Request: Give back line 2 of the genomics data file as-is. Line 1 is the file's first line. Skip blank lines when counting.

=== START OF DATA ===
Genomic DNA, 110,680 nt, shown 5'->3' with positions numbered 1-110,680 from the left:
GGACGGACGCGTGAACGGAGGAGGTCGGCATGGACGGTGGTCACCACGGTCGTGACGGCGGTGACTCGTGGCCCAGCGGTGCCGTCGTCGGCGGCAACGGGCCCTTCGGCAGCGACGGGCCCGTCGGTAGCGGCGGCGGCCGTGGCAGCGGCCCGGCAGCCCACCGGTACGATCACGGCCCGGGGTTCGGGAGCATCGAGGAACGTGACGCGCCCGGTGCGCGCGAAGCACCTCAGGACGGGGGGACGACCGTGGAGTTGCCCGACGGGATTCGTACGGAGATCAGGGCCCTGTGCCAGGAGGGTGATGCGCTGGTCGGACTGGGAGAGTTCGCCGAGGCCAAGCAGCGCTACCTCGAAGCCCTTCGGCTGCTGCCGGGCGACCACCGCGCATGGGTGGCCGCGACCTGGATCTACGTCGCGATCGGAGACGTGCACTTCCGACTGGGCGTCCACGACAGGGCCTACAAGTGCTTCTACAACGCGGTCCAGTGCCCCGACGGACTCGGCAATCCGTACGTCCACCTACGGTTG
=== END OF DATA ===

GGACGGACGCGTGAACGGAGGAGGTCGGCATGGACGGTGGTCACCACGGTCGTGACGGCGGTGACTCGTGGCCCAGCGGTGCCGTCGTCGGCGGCAACGGGCCCTTCGGCAGCGACGGGCCCGTCGGTAGCGGCGGCGGCCGTGGCAGCGGCCCGGCAGCCCACCGGTACGATCACGGCCCGGGGTTCGGGAGCATCGAGGAACGTGACGCGCCCGGTGCGCGCGAAGCACCTCAGGACGGGGGGACGACCGTGGAGTTGCCCGACGGGATTCGTACGGAGATCAGGGCCCTGTGCCAGGAGGGTGATGCGCTGGTCGGACTGGGAGAGTTCGCCGAGGCCAAGCAGCGCTACCTCGAAGCCCTTCGGCTGCTGCCGGGCGACCACCGCGCATGGGTGGCCGCGACCTGGATCTACGTCGCGATCGGAGACGTGCACTTCCGACTGGGCGTCCACGACAGGGCCTACAAGTGCTTCTACAACGCGGTCCAGTGCCCCGACGGACTCGGCAATCCGTACGTCCACCTACGGTTG